Tidal Fish Forum banner
1 - 5 of 5 Posts

·
Registered
Joined
·
187 Posts
Discussion Starter · #1 ·
Here is my thoughts, however I need some advice on the best electric design.

I have twin engines, two starting batteries, one battery switch, one dual bank battery charger. Currently I believe the wiring that provides power to by consule/electronics is incorrecly wired, because when I start my engine, a power surge is sent to the electronics that is realized through my audio radio.

I would like to replace the oldest starting battery with a deep cycle battery that will also serve as my house battery.

What is the best way to achieve the above so that in a pinch I can use the deep cycle to start both engines if needed as well as properly protect my electronics and ensure one battery does not drain the other???

Thanks.
 

·
Registered
Joined
·
919 Posts
I sort of disagree. I think the simplest, best way to wire two batteries (in a single-engine boat) is to have a dedicated ENGINE battery and a dedicated HOUSE battery with a charge relay (ACR, like the Blue Sea type), and a separate on-off switch for each battery. ALSO, use AGM-type batteries only (like Odyssey, Deka, Optima, etc). It is well worth the money.

The dedicated ENGINE battery is just for starting the engine, AS WELL AS the throttle/control system (if digital) and the power steering pump.

The dedicated HOUSE battery powers EVERYTHING** else. (**It's a toss-up on which battery it is best to wire you bilge pump to).

If your engine battery ever dies at sea, you could jump it with the other battery or, if desperate, you could physically switch the batteries around (you'd obviously lose your non-vital, house electronics.)

I would never use a "combine" switch where you have two batteries being drawn from by everything at the same time. You could actually be riding around with one dead battery and one good battery for a long time but you (and your charging system) will never know it.....until the good battery dies too.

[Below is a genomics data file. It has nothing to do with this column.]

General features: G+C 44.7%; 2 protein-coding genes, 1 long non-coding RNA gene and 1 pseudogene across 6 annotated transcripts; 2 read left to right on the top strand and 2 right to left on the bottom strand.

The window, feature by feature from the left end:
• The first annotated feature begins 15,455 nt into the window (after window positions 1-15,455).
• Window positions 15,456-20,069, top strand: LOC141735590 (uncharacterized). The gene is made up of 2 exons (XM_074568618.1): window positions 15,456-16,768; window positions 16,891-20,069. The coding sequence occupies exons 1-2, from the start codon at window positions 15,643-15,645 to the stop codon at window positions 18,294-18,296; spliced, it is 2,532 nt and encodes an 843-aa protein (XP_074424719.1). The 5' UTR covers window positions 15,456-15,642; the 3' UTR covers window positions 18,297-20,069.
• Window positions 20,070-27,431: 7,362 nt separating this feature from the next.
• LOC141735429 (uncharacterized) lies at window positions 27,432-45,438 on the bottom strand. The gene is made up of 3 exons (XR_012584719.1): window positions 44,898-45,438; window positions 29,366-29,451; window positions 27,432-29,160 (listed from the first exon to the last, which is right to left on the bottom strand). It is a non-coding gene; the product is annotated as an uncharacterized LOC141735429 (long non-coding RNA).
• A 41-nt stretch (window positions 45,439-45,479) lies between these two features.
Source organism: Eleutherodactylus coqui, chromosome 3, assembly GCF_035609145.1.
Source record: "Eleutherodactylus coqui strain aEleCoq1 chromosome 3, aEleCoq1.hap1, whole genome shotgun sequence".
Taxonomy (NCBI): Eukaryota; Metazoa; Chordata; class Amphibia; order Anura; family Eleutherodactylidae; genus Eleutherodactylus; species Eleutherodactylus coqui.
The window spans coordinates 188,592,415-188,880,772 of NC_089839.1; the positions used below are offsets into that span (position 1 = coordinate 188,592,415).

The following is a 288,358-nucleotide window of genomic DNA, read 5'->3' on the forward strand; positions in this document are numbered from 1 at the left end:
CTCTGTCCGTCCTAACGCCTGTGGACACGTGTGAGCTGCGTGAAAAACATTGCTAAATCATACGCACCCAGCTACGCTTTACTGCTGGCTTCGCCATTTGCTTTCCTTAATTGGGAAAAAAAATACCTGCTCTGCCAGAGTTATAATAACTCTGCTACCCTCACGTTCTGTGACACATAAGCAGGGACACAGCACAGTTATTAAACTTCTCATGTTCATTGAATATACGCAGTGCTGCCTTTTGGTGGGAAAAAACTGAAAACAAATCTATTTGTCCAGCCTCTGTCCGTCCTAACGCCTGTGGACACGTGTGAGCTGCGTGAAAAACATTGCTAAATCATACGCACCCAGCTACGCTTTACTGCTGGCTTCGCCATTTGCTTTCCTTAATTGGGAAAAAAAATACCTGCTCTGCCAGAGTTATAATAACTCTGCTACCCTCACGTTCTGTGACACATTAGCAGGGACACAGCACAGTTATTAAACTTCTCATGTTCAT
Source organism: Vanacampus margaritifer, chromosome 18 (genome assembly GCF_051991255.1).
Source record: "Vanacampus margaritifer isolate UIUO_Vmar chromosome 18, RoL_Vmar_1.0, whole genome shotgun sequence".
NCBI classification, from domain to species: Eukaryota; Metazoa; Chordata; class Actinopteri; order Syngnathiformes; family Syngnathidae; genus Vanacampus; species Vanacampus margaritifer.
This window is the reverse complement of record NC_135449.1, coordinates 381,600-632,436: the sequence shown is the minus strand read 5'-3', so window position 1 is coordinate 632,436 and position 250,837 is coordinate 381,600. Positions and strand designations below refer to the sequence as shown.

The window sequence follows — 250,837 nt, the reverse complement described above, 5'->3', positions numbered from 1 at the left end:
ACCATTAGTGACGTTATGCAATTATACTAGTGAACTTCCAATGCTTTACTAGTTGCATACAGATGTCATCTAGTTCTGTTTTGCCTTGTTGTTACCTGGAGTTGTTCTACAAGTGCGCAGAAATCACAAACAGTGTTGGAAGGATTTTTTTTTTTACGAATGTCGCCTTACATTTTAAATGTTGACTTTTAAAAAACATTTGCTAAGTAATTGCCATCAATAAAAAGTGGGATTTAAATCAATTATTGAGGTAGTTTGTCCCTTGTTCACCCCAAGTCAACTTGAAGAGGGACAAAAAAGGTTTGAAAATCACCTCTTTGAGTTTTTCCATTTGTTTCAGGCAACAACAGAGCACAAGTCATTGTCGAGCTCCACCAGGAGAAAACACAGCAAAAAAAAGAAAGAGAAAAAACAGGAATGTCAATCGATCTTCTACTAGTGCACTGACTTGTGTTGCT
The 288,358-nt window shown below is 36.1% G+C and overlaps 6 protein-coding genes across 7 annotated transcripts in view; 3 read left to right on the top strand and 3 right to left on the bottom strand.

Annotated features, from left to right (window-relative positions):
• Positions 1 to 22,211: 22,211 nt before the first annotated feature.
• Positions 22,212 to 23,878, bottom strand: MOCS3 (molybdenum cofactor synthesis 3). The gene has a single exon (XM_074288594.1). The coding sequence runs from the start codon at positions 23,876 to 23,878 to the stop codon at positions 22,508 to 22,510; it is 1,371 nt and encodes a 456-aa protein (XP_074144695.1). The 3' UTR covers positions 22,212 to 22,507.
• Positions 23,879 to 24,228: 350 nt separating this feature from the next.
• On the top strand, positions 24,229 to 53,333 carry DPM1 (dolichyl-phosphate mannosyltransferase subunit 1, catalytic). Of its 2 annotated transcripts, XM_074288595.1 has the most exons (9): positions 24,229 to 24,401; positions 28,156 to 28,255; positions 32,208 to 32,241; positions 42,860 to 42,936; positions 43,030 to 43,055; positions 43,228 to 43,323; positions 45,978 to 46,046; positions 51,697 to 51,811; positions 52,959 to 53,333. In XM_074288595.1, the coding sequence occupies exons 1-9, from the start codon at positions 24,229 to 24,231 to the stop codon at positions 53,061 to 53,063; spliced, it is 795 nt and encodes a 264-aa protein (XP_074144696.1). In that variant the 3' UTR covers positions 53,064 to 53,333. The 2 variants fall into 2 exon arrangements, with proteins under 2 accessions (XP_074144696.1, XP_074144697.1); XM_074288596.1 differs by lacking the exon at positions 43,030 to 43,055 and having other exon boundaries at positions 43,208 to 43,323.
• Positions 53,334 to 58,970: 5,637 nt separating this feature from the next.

This has been posted on extensively on another website I belong to (it's a forum for Verados), and there are schematics, photos, and explanations. I learned the hard way - 50 miles offshore - why this is important. It turned out one battery was already dead and the other one died because it wasn't charging (it got a little wet and fried a diode on the alternator). I just barely made it home with minimal electronics. I changed my setup to the Engine/House setup using an ACR (with $$$ AGM Odyssey batteries) and I haven't had an issue in two years of going offshore since then. I did the whole re-wiring thing myself and THEN I went and had an electrician check over it.

Go to your local West Marine and just look at, for example, the Blue Sea battery switch - ACR combo pack. The packaging actually has a simple schematic on the front (superimposed on the switch and ACR) showing how they're wired together. It really does make sense NOT to have everything drawing from both batteries at the same time.
 

·
Registered
Joined
·
2,236 Posts
i have mine rigged up simply through a perko battery switch. when i run offshore, i run the switch in "both" position for the long run. that gives both batteries a charge on the hour-2hour ride out. i shut off off the boat (YOU MUST DO THIS, NEVER SWITCH IT WHILE THE MOTOR IS RUNNING!) then go to battery 1. i run off it, an i have another ready to go if needed. i do not have an extensive electronic draw on my boat. FF and GPS, and occationally a washdown pump when we bloody the boat thats it.

make sure you buy big cables for running the wires, and buy large capacity, quality battery. sometimes i bring a 3rd battery just in case..... oh yeah, replace them every 3-4 years. im due now.
 
1 - 5 of 5 Posts
Top